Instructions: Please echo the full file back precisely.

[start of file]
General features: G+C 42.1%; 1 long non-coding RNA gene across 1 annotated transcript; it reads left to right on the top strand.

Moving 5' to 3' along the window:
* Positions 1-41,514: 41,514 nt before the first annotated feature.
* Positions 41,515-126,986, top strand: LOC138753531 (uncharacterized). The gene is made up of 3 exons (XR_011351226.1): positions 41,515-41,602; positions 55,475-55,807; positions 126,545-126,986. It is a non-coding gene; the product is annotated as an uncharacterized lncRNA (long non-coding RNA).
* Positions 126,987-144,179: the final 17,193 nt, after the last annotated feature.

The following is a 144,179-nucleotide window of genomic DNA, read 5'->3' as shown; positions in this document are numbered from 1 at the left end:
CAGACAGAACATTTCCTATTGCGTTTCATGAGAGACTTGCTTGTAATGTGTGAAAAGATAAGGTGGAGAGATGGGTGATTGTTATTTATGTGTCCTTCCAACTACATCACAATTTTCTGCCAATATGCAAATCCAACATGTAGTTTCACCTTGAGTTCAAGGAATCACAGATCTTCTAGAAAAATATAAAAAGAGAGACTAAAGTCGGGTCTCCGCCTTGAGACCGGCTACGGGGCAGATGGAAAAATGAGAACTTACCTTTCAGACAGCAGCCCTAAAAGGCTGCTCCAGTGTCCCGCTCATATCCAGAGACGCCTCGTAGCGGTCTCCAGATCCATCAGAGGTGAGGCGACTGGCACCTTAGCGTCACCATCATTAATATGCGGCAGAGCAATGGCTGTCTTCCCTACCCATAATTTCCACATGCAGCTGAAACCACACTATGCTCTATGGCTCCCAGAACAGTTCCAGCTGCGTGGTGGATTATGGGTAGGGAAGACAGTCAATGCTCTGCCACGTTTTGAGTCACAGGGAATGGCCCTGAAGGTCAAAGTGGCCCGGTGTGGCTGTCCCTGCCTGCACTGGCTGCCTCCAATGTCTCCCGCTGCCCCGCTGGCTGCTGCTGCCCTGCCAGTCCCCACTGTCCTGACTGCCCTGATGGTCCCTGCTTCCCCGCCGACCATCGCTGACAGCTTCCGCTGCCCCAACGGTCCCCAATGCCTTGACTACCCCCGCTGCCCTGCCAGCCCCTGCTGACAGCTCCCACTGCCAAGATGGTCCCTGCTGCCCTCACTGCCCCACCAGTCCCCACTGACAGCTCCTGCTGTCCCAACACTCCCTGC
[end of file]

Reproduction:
General features: G+C 42.1%; 1 long non-coding RNA gene across 1 annotated transcript; it reads left to right on the top strand.

Moving 5' to 3' along the window:
* Positions 1-41,514: 41,514 nt before the first annotated feature.
* Positions 41,515-126,986, top strand: LOC138753531 (uncharacterized). The gene is made up of 3 exons (XR_011351226.1): positions 41,515-41,602; positions 55,475-55,807; positions 126,545-126,986. It is a non-coding gene; the product is annotated as an uncharacterized lncRNA (long non-coding RNA).
* Positions 126,987-144,179: the final 17,193 nt, after the last annotated feature.

The following is a 144,179-nucleotide window of genomic DNA, read 5'->3' as shown; positions in this document are numbered from 1 at the left end:
CAGACAGAACATTTCCTATTGCGTTTCATGAGAGACTTGCTTGTAATGTGTGAAAAGATAAGGTGGAGAGATGGGTGATTGTTATTTATGTGTCCTTCCAACTACATCACAATTTTCTGCCAATATGCAAATCCAACATGTAGTTTCACCTTGAGTTCAAGGAATCACAGATCTTCTAGAAAAATATAAAAAGAGAGACTAAAGTCGGGTCTCCGCCTTGAGACCGGCTACGGGGCAGATGGAAAAATGAGAACTTACCTTTCAGACAGCAGCCCTAAAAGGCTGCTCCAGTGTCCCGCTCATATCCAGAGACGCCTCGTAGCGGTCTCCAGATCCATCAGAGGTGAGGCGACTGGCACCTTAGCGTCACCATCATTAATATGCGGCAGAGCAATGGCTGTCTTCCCTACCCATAATTTCCACATGCAGCTGAAACCACACTATGCTCTATGGCTCCCAGAACAGTTCCAGCTGCGTGGTGGATTATGGGTAGGGAAGACAGTCAATGCTCTGCCACGTTTTGAGTCACAGGGAATGGCCCTGAAGGTCAAAGTGGCCCGGTGTGGCTGTCCCTGCCTGCACTGGCTGCCTCCAATGTCTCCCGCTGCCCCGCTGGCTGCTGCTGCCCTGCCAGTCCCCACTGTCCTGACTGCCCTGATGGTCCCTGCTTCCCCGCCGACCATCGCTGACAGCTTCCGCTGCCCCAACGGTCCCCAATGCCTTGACTACCCCCGCTGCCCTGCCAGCCCCTGCTGACAGCTCCCACTGCCAAGATGGTCCCTGCTGCCCTCACTGCCCCACCAGTCCCCACTGACAGCTCCTGCTGTCCCAACACTCCCTGC